“No,” he said leaning across the table towards me. “Then, you only see when people ask, rest of the time, your mind is mostly your own.”
“All Oracles are connected through time and space with our interwoven minds. What were your earliest visions like?”
“They were foggy, fuzzy, out of sync, I had to do research as I got older to put some sort of context for what I was ‘seeing.’”
“So,” he said, leaning closer. “When did you see things clearly?”
“When I recognized the people in them.”
“Those earlier visions were the result of you seeing into other Oracles’ futures. Some faulty wiring, modems not plugged in. It happens.”
I felt like a cold finger was tracing the outline of my heart. I realized my hands were shaking. I sat on them to appear more confident and knowledgeable.
“Are you suggesting that I fill in for you while you’re on vacation for how long?” I knew I wasn’t going to enjoy the answer.
“I’m thinking of taking early retirement, actually. People who need your services will find you. Focus on the past before the future. Sometimes you need to know the way backward before you can go forward.”
I found myself, to my horror, nodding along like this was a lesson or something.
“Don’t sugar coat what you see. The asker needs to know the current path to the future. That path may be diverted with knowledge. Or it may crumble. You only see, you don’t predict; you don’t promise anything. Don’t critique what you saw. If they ask for interpretation, you tell them that they asked for a vision of the future, not for a thesis on it.”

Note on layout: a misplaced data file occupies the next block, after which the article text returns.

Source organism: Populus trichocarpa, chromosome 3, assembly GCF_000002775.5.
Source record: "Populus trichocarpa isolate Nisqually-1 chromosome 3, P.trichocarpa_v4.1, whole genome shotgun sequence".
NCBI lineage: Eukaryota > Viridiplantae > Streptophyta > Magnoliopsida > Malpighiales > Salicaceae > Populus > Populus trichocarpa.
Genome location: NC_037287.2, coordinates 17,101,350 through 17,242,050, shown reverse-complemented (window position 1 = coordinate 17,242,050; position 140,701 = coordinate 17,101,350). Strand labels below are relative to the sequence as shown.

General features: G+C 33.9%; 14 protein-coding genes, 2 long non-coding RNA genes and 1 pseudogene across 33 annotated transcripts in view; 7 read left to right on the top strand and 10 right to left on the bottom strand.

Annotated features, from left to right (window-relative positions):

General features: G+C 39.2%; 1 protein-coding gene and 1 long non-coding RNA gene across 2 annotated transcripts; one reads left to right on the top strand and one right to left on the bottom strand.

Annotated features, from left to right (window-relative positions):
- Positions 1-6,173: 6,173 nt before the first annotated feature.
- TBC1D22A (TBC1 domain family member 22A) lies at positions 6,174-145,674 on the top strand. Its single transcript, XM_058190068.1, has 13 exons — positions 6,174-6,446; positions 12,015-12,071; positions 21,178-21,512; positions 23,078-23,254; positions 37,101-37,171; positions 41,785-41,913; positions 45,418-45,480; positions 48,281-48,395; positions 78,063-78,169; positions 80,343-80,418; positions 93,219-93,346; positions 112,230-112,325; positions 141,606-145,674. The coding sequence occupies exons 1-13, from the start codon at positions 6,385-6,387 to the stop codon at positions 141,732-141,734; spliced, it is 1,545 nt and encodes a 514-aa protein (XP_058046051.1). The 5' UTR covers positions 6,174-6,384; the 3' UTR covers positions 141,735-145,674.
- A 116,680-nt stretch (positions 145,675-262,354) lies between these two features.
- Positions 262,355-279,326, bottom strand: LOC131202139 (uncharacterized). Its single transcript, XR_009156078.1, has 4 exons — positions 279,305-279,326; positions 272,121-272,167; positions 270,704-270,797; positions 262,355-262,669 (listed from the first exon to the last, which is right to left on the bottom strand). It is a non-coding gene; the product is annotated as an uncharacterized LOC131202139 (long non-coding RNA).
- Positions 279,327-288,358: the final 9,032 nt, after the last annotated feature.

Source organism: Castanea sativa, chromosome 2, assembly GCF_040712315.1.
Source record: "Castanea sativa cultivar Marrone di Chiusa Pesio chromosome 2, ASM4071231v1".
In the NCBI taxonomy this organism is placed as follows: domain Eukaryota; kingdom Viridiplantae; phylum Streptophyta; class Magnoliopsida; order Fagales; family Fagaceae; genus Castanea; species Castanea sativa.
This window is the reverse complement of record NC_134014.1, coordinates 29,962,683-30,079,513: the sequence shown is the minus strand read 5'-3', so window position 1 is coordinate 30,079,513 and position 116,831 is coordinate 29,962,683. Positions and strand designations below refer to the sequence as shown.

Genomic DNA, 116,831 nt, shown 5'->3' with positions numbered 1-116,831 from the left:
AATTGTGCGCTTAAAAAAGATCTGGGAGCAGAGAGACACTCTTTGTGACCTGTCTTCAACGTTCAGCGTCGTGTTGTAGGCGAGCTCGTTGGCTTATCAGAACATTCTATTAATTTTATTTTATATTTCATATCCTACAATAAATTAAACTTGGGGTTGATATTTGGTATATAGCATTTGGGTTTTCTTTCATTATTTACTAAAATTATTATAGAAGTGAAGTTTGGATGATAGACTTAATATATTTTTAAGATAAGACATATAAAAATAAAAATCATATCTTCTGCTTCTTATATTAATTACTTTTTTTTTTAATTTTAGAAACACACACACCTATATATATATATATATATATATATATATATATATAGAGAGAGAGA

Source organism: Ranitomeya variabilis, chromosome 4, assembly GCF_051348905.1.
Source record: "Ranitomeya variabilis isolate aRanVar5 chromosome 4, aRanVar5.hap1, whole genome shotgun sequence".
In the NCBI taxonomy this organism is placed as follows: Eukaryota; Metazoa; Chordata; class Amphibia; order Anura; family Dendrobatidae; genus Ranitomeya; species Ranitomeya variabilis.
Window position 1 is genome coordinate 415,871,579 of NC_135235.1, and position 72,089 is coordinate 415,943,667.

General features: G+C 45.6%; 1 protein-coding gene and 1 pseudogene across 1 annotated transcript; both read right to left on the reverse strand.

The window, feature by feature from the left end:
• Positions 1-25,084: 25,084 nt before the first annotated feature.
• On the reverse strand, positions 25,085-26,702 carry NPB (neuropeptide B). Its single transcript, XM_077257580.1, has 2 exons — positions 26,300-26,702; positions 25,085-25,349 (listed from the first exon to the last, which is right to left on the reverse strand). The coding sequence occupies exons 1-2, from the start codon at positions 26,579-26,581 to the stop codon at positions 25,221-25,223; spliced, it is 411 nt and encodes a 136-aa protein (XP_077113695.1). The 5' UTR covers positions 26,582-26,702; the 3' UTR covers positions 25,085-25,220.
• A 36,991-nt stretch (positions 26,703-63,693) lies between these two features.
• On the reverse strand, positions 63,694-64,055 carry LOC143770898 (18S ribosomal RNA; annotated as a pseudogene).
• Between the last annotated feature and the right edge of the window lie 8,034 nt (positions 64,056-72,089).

Leaning back again, with a smile growing across his face. Ultimately it’s up to the coat.”
“Yes, you see if the coat fits, then you are the next Oracle.”
Somewhere around there I feel asleep. I know, an exciting topic, an half-decent guy, and I zonk out.
Sun was streaming into the attic’s windows. I turned my face away – too bright for my eyes. It seemed like all of last night was just a strange dream. Rather than a vision of someone’s future, what had crept through the cracks was a crazy dream.
Perhaps, my mysterious guest had never been here. He certainly wasn’t now. I started the roll to get up. Hanging next to my door, on a hook, was his coat. A coat last night at least 3 sizes too big for me. So, I wasn’t the Oracle – it was just part of a dream. He’d left the coat as an excuse to come back. Or a way to get rid of it.
I padded across the room, and picked the coat off the hook. Holding it out at arms length, noting all the patches and patterns; the fingerprints of other Oracles. Ya know, I think the coat would fit me just fine.
Ending: He said the oracle coat always fit it’s wearer. I took the coat off the hook and held it out at arms length. The coat would fit me just fine.